24 Buyers Spent Over $1.0 Billion Apiece On M&A
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We have observed in the past that buyers and sellers in the
merger and acquisition market tend to use the period from Thanksgiving through New Year’s Day to wrap up the deals they announced earlier in the year. As a result, new M&A activity, though present in December, is often muted. This brief lull in M&A allows us to review 2008 and identify who the most active buyers were in the health care industry, how much they spent and what sectors they targeted.
What They Paid
From January through the end of November, 123 buyers announced two or more mergers and acquisitions in the health care industry, accounting for 356 transactions, or 40% of that period’s 884 deals. The combined value of these 356 deals is $159.6 billion, or 74% of the $214.9 billion committed to fund the year’s M&A activity so far. This signals a departure from the corresponding period in 2007 when “serial” acquirers accounted for 46% of the deal volume but just 47% of all dollars spent.
Much of this year-over-year difference may be explained by two mega-deals, proposed by Swiss companies in 2008, which appear to skew the results. One is Roche Holding’s (SWX: ROCZ.s) $43.7 billion acquisition of the 44.1% it does not already own in the biotech company Genentech (NYSE: DNA); the other is Novartis AG’s (NYSE: NVS) acquisition of a 77% interest in vision care specialist Alcon (NYSE: ACL) for $39.0 billion. The largest deal in 2007, by contrast, was Schering-Plough Corp.’s (NYSE: SGP) $15.8 billion acquisition of Organon BioSciences, a transaction less than half the size of either of 2008’s potential blockbusters. We feel compelled to add the qualifier “potential” since, despite several reassurances by Roche, certain media outlets and investors remain skeptical of the company’s ability to put together a financing package for this deal in the current credit crunch. We tend to view this as a case of idleness in pursuit of a story now that newsmakers are looking for something to write about after the November elections. And, subsequent changes in DNA’s share price could help keep the deal alive. DNA demurred when Roche first offered $89.00 per share, which at that time was an 8.8% premium, but with DNA’s stock now at $75.00 per share, that premium has effectively doubled. Bottom line, until we hear that Roche has thrown in the towel, we shall continue to include this transaction in our results.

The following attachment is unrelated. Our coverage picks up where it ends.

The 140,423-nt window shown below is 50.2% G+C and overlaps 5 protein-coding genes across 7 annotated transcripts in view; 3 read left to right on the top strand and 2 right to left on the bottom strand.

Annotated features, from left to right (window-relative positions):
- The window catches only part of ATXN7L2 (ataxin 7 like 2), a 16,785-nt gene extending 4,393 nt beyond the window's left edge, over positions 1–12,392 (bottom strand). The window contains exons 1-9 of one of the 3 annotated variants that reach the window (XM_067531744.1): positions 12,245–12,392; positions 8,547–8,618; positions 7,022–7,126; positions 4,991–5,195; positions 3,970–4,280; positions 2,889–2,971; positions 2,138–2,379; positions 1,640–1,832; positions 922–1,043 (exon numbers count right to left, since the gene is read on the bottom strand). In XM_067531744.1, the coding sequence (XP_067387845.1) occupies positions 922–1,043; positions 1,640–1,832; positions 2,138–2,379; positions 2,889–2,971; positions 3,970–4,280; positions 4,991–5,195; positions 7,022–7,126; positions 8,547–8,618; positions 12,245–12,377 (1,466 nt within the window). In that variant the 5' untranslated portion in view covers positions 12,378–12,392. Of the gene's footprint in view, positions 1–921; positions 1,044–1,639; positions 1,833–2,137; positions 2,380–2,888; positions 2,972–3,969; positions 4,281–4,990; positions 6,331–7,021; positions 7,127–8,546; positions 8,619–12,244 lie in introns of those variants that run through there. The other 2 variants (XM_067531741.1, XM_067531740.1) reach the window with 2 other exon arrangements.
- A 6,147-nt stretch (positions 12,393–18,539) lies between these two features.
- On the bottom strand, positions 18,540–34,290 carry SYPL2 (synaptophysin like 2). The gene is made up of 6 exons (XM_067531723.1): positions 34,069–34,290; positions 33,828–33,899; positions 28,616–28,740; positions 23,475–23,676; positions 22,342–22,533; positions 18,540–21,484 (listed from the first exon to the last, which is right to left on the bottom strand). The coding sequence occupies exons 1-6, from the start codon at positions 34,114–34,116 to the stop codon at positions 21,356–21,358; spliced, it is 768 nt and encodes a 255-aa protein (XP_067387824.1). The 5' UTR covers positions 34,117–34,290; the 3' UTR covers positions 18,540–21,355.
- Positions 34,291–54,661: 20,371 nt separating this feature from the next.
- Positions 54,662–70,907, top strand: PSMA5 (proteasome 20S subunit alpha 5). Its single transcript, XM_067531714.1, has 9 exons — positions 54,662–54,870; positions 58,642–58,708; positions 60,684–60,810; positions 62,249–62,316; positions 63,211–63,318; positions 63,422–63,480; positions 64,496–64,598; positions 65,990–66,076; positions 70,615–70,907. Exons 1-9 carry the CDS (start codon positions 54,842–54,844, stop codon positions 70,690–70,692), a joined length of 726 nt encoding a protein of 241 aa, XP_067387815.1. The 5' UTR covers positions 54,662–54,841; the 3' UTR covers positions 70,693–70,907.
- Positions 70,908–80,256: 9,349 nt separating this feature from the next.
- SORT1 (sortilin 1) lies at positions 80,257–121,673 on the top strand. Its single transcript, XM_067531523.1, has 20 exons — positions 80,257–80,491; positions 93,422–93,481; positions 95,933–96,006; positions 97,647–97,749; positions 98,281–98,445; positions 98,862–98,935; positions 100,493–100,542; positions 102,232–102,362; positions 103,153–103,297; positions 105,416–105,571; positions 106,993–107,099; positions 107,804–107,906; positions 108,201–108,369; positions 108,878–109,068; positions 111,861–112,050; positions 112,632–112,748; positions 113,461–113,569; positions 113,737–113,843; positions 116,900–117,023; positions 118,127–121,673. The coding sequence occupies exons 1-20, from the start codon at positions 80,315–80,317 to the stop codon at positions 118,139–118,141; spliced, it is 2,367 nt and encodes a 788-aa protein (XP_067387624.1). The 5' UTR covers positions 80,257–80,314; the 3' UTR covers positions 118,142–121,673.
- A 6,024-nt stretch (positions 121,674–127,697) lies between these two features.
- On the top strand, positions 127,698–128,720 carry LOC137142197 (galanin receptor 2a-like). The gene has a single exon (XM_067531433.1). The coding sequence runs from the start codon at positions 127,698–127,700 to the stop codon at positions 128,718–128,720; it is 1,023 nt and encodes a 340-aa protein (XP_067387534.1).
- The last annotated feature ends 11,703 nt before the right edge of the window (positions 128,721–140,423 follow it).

Looking at 2008 from another perspective, 24 buyers—including those who acquired singletons as well as multiple targets—spent $1.0 billion or more on health care M&A (see the table on page 3 of the December issue of The Health Care M&A Monthly). They announced a combined total of 73 deals worth $176.4 billion. This result contrasts with the comparable cohort (billion-dollar spenders) in 2007 when 46 organizations announced 130 deals worth a total of $158.4 billion. Again, the two mega-deals effectively skew upwards results that might in retrospect have been expected to fall against 2007’s levels.
Who They Targeted